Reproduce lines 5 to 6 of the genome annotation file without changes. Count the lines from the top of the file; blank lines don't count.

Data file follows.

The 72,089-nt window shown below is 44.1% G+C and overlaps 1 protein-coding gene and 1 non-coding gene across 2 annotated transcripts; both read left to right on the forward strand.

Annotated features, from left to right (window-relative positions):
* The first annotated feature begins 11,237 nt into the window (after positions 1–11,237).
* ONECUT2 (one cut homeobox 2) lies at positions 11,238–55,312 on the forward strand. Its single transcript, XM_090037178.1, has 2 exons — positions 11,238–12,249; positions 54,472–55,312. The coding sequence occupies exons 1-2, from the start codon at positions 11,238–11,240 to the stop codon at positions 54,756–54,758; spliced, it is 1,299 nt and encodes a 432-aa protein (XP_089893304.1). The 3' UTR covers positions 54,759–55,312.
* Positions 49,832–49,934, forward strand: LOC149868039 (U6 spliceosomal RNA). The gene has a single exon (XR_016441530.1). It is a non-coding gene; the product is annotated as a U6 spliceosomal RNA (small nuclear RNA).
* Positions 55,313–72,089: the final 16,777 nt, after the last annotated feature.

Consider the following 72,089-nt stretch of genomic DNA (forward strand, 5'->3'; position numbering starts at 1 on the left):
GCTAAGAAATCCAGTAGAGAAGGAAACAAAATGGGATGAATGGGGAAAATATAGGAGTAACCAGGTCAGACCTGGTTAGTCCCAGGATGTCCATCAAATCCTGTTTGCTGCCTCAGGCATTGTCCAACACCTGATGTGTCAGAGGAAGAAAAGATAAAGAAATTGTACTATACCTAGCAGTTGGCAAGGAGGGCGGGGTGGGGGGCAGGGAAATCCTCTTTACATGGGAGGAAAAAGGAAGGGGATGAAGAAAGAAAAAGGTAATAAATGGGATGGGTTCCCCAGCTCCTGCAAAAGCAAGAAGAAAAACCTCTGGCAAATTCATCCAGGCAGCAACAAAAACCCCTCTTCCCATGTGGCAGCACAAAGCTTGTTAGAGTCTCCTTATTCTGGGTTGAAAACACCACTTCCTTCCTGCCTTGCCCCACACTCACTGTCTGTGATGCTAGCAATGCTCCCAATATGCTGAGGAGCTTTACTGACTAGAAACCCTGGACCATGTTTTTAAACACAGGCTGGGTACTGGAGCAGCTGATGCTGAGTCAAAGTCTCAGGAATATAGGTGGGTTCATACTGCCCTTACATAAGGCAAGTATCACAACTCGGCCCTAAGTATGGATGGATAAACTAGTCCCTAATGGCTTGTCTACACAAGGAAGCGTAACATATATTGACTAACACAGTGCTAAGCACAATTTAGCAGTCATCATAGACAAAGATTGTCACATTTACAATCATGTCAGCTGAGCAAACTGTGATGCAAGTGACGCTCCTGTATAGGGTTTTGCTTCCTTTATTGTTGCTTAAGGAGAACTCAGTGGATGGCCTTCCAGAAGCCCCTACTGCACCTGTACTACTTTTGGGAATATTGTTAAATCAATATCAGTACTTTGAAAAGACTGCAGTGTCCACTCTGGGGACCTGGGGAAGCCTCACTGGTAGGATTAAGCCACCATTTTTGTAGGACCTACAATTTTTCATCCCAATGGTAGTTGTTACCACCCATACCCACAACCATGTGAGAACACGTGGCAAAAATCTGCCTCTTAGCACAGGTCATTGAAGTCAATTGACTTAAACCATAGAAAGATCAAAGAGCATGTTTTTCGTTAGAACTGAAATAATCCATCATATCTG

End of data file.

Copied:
* Positions 49,832–49,934, forward strand: LOC149868039 (U6 spliceosomal RNA). The gene has a single exon (XR_016441530.1). It is a non-coding gene; the product is annotated as a U6 spliceosomal RNA (small nuclear RNA).
* Positions 55,313–72,089: the final 16,777 nt, after the last annotated feature.